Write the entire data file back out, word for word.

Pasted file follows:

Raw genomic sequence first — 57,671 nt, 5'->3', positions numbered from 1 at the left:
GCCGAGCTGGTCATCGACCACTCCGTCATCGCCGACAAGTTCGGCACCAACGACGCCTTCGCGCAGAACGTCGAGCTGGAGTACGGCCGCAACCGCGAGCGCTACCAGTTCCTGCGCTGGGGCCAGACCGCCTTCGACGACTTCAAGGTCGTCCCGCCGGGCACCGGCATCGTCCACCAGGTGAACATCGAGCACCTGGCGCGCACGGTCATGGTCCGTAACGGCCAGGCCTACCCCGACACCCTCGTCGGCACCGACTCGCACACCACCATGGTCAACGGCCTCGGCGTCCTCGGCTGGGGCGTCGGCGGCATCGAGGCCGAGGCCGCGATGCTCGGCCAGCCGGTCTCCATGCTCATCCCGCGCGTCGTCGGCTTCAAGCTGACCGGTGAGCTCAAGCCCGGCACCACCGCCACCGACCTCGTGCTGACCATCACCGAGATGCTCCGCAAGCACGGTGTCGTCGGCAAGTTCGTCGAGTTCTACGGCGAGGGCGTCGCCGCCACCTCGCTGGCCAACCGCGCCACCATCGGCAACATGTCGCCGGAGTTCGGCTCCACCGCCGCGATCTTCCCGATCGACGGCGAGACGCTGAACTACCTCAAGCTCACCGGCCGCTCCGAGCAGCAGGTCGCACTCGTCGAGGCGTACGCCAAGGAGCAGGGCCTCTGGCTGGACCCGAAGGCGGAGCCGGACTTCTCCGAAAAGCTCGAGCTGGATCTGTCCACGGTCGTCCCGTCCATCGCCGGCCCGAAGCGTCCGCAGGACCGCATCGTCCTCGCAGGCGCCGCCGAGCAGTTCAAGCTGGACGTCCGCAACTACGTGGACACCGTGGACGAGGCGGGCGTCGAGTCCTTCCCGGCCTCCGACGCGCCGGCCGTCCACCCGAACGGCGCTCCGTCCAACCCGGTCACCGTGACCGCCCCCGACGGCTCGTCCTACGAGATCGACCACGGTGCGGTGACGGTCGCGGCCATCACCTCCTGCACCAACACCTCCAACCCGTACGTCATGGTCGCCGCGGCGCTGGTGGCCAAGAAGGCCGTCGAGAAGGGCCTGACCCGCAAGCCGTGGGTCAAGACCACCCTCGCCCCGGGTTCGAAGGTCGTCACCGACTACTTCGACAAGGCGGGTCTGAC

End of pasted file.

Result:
Raw genomic sequence first — 57,671 nt, 5'->3', positions numbered from 1 at the left:
GCCGAGCTGGTCATCGACCACTCCGTCATCGCCGACAAGTTCGGCACCAACGACGCCTTCGCGCAGAACGTCGAGCTGGAGTACGGCCGCAACCGCGAGCGCTACCAGTTCCTGCGCTGGGGCCAGACCGCCTTCGACGACTTCAAGGTCGTCCCGCCGGGCACCGGCATCGTCCACCAGGTGAACATCGAGCACCTGGCGCGCACGGTCATGGTCCGTAACGGCCAGGCCTACCCCGACACCCTCGTCGGCACCGACTCGCACACCACCATGGTCAACGGCCTCGGCGTCCTCGGCTGGGGCGTCGGCGGCATCGAGGCCGAGGCCGCGATGCTCGGCCAGCCGGTCTCCATGCTCATCCCGCGCGTCGTCGGCTTCAAGCTGACCGGTGAGCTCAAGCCCGGCACCACCGCCACCGACCTCGTGCTGACCATCACCGAGATGCTCCGCAAGCACGGTGTCGTCGGCAAGTTCGTCGAGTTCTACGGCGAGGGCGTCGCCGCCACCTCGCTGGCCAACCGCGCCACCATCGGCAACATGTCGCCGGAGTTCGGCTCCACCGCCGCGATCTTCCCGATCGACGGCGAGACGCTGAACTACCTCAAGCTCACCGGCCGCTCCGAGCAGCAGGTCGCACTCGTCGAGGCGTACGCCAAGGAGCAGGGCCTCTGGCTGGACCCGAAGGCGGAGCCGGACTTCTCCGAAAAGCTCGAGCTGGATCTGTCCACGGTCGTCCCGTCCATCGCCGGCCCGAAGCGTCCGCAGGACCGCATCGTCCTCGCAGGCGCCGCCGAGCAGTTCAAGCTGGACGTCCGCAACTACGTGGACACCGTGGACGAGGCGGGCGTCGAGTCCTTCCCGGCCTCCGACGCGCCGGCCGTCCACCCGAACGGCGCTCCGTCCAACCCGGTCACCGTGACCGCCCCCGACGGCTCGTCCTACGAGATCGACCACGGTGCGGTGACGGTCGCGGCCATCACCTCCTGCACCAACACCTCCAACCCGTACGTCATGGTCGCCGCGGCGCTGGTGGCCAAGAAGGCCGTCGAGAAGGGCCTGACCCGCAAGCCGTGGGTCAAGACCACCCTCGCCCCGGGTTCGAAGGTCGTCACCGACTACTTCGACAAGGCGGGTCTGAC